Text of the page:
March 15, 2011

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Whether they promote good food, gender equality or a surveillance-free state, these six women know how to cause a stir.

CINDY AUS MARZAHN, comedian

Overweight, Ossi, jobless: Ilka Bessin’s chances of making it big were pretty much nil. Yet her alter ego ‘Cindy aus Marzahn’ played this losing hand for laughs and made her into one of Germany’s biggest comedians. The 39-year-old has hosted her own TV show, recorded CDs and toured the entire country, assuring that she’ll probably never have to go on Hartz IV again. But she’ll keep on giving a voice to those left out of the reunified Berlin upturn: this city’s welfare white trash, those who were born on the wrong side of the Wall and never made it past the Arbeitsamt.

There’s a lot of Cindy in Ilka Bessin – and there’s a lot of Ilka Bessin in Cindy. Ilka was born and raised in GDR-era Luckenwalde, a small Brandenburg town. Upon leaving school, she trained to become a cook. The fall of the Wall led to her losing her job. In 1999 she embarked on a new career – as a cruise ship hostess. The new career didn’t last long though, and four years of unemployment followed.

You could see Cindy aus Marzahn as Ilka’s revenge for the harsh humiliations life thrust upon her. Like the best comedians the world over, her inspiration is born in pain. She wasn’t just unemployed; she was unemployable. She wasn’t just single; she was unlovable. Ilka has taken all the insults anyone could ever hurl at her, spun them into comedy gold and squeezed them into ghastly pink leggings. One week before her first appearance on German television, she visited the Jobcenter to get them to finance her budding comedy career. The job counselor scoffed at her. A typical Cindy joke would run like this: “I don’t get Hartz IV – I get Hartz VI. That’s Hartz IV plus two times child benefit.”

The joke is always on Cindy. It’s not subtle humour. But you’d have to have a heart of stone not to feel a certain respect for Germany’s most famous welfare recipient. -Jacinta Nandi

BASCHA MIKA, journalist and polemecist

If one person can be said to have reignited the current German debate about women and work, it’s Polish-born journalist Bascha Mika. Mika spent ten years as the first women at the helm of a German national newspaper, the influential alternative leftist daily, taz. Now her book Die Feigheit der Frauen (The Cowardice of Women) blames women as accomplices for losing the gender equity battle.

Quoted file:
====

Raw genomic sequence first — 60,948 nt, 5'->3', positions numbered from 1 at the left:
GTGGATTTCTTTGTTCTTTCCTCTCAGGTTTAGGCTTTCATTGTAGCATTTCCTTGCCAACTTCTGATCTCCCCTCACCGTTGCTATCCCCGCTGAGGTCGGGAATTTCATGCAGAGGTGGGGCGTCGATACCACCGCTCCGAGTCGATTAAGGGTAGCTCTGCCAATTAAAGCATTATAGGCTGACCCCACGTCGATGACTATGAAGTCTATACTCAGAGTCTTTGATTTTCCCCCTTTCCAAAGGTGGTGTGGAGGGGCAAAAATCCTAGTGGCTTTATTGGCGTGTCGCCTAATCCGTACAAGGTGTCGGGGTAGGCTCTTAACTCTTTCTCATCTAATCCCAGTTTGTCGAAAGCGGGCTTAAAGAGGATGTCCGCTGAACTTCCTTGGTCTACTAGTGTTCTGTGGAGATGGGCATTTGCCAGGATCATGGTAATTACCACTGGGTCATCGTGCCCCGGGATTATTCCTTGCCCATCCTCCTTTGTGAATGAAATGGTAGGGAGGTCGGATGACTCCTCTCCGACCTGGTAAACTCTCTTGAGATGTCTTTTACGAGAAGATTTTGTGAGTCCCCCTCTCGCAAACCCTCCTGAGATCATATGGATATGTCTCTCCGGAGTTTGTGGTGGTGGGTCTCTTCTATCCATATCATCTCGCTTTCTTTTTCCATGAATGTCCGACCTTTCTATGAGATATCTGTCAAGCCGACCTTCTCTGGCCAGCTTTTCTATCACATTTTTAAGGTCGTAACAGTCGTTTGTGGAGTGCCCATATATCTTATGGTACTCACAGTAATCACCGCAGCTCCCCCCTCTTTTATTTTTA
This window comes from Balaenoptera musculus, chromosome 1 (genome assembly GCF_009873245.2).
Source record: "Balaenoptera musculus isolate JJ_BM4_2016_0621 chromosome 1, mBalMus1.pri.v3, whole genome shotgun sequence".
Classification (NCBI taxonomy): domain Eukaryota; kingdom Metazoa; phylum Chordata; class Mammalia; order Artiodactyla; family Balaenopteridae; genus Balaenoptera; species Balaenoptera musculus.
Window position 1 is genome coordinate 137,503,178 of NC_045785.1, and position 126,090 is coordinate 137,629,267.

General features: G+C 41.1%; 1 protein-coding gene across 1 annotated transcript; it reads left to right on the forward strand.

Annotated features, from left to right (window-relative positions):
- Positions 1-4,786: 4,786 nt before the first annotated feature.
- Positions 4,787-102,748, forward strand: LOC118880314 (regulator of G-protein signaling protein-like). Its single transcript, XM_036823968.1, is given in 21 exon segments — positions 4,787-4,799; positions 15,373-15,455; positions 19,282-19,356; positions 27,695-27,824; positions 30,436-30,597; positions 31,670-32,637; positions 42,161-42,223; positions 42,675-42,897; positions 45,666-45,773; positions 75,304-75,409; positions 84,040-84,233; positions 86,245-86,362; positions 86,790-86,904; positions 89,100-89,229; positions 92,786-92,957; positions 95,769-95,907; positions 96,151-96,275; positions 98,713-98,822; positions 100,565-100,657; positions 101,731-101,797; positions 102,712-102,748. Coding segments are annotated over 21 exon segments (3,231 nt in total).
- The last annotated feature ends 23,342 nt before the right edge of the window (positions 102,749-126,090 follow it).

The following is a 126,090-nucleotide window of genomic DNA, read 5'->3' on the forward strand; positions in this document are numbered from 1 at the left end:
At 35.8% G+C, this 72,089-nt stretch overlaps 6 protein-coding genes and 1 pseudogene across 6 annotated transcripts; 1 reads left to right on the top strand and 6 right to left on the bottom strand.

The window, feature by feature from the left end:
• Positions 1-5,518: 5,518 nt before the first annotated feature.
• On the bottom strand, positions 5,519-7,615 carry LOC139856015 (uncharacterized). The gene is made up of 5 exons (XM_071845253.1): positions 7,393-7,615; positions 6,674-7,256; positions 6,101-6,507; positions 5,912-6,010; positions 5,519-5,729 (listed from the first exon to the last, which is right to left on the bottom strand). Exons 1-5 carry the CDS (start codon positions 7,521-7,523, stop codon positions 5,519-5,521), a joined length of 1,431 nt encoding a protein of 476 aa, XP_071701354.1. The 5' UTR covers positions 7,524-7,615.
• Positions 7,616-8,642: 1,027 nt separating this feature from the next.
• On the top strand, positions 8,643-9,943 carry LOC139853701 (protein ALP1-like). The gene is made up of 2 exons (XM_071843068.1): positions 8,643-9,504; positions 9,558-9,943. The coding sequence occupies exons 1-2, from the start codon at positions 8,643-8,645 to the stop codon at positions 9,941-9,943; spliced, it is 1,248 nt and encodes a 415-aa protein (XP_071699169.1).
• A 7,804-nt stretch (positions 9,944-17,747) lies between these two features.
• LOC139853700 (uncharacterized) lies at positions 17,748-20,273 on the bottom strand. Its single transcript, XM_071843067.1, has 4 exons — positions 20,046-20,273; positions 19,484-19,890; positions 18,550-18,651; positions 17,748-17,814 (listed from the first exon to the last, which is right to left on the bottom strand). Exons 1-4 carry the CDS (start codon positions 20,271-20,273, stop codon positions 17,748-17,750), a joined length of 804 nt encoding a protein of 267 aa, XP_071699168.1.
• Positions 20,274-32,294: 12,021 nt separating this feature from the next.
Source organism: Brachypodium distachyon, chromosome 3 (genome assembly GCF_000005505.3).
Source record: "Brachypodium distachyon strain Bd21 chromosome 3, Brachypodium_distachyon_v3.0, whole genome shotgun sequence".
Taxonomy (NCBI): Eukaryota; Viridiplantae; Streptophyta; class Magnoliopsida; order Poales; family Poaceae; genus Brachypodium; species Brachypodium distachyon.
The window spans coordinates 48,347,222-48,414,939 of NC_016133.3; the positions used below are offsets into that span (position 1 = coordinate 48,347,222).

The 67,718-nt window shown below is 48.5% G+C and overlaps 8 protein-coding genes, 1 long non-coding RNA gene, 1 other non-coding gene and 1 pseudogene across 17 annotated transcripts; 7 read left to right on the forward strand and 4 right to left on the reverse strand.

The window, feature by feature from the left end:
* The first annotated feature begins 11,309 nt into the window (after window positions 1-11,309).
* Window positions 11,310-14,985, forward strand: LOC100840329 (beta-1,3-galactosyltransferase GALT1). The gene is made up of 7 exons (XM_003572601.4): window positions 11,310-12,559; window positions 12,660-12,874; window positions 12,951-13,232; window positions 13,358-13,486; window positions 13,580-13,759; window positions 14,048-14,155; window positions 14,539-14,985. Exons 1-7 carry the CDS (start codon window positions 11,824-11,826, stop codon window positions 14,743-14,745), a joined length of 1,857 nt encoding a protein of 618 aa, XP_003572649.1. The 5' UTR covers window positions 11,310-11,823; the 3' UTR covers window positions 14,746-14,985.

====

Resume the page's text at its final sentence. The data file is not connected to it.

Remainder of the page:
The 57-year-old argues that by choosing traditional ‘female’ professions early on or leaving their well-paid jobs to raise families, German women are deceiving themselves and voluntarily submitting to traditional roles. Losing their edge and becoming socially invisible or of irrelevant influence, these women tend to compromise, leaving their rebellious youth and high qualifications behind to sip latte macchiato and rock their colorful bugaboos, accepting occasional jobs of low responsibility and high creativity.

Mika’s supporters agree that woman should shirk victimhood and stand up for themselves with competence and vigor. Critics emphasize that the book deals exclusively with privileged woman who do not have to work, so they choose not to. Low-income families, where both parents are fully employed, are not accounted for. Neither are Germany’s famously male-dominated career ladder, family-hostile working hours and Kita resources.

Ironically, the woman who champions women’s right to have both a job and a family has been tagged “misogynous” and discarded as “consciously childless”. Yet again, in a country that coined pejoratives like Rabenmutter and Latte-Macchiato-Mama, this could be seen as a moderate put-down! -Dana Kikic

ANNE ROTH, political blogger

In Germany’s male-dominated blogosphere, Anne Roth is virtually the only female voice amongst the likes of netzpolitik.org, Stefan Niggemeier and Spreeblick. Her site Annalist (annalist.noblogs.org) is frequently found in the top ten of Wikio’s ranking of Germany’s most influential political blogs.

She began blogging after her boyfriend, sociologist Andrej Holm, was arrested and held in custody in July 2007. He was accused of being part of a terrorist organisation and had been under surveillance for months when the police stormed their apartment in the middle of the night. Roth felt the urge to keep track of all the curiosities of her family’s daily life, suddenly trapped in a terror dragnet, little incidents that kept her wondering: “am I off my head or is this real?” Passersby standing under the streetlight in front of their house for hours, cell phones that took on a life of their own, computers that crashed for no apparent reason: all par for the course.